#2 Explain it to your kids. Children don’t always understand why their parents have to work, particularly younger children who require more attention. However, a simple explanation that Mommy and Daddy work hard to make money to take care of their family is easily digested by kids as young as preschoolers. In addition, following through and ‘working hard’ sets a good example and transmits important values like responsibility.
#3 Organize your day. Anyone with children knows that a schedule can go sideways at any moment. Ideally, however, organizing your day to a certain extent helps you plan out tasks, allot the time needed to complete them, and measure your productivity. For example, I start out my day checking in on my social media accounts. I do this over breakfast and a cup of tea after taking my youngest son to school. I follow this routine consistently because it needs to be done and checked off my list. If I leave this task until later in the day, I’ve found that I can easily get caught up in the ‘social’ aspect, which takes time away from other responsibilities. A quick check during breakfast, and I’m done with social media for the day.
#4 Organize their day. Your kids need structure, too, especially if they’re home with you all day. Planning depends heavily on your children’s interests and the flexibility in your workday. When my boys were young, I arranged trips to the park or signed us up for classes with the park district in the mornings. I took advantage of the fact that all three of my boys were high energy early risers who tended to crash after lunch. This schedule gave me a window to work during business hours while they napped. Structuring our days – and having good sleepers! - was essential for me to be able to be a successful remote employee.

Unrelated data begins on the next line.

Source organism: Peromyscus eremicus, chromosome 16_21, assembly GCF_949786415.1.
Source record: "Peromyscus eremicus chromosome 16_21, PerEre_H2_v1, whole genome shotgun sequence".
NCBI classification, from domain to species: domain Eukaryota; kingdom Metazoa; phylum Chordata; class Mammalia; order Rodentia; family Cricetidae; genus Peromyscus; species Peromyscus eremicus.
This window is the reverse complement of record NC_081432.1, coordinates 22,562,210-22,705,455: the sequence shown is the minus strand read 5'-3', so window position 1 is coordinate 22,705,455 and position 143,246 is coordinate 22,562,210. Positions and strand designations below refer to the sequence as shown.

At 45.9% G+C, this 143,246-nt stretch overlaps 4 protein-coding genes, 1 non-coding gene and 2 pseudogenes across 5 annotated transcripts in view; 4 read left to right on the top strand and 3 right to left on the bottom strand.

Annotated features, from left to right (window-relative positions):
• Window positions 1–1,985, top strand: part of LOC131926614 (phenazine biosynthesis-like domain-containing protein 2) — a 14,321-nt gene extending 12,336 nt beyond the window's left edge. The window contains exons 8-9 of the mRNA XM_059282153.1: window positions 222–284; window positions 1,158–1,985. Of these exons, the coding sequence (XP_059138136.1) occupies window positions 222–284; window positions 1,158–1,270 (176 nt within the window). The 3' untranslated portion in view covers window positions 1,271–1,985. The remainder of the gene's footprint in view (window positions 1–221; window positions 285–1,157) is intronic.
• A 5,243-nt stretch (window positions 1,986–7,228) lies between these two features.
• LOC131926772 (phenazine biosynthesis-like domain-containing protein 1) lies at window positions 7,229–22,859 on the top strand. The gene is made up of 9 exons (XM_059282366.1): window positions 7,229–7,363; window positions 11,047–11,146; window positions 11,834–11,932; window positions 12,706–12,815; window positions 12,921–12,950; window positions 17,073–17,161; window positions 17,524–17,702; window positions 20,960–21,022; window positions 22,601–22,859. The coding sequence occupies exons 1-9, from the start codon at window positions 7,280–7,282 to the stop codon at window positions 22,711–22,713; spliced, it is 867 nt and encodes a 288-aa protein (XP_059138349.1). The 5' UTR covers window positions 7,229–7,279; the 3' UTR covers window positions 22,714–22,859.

#5 Control the controllables. When you’re a parent, you understand that not everything is under your control. Focus on what you can take control of and let the rest take care of itself. For example, make sure you have a dedicated, functional workspace, preferably with a door if there are toddlers or pets in the house. Create a professional space so piles of kid stuff are not visible when you join your colleagues on a Skype call.
#6 Take Mom breaks. It’s important for both of you that you take breaks during your work day. Your kids get that connection and attention they crave and you get to disconnect from work, even if it’s only for a few minutes. Stepping away from work to run around or be silly with your kids, attend to a meal, run an errand or pick up school age kids is invigorating! I know when I work breaks in, even today, I come back fresh, more alert and energized. Productivity goes through the roof!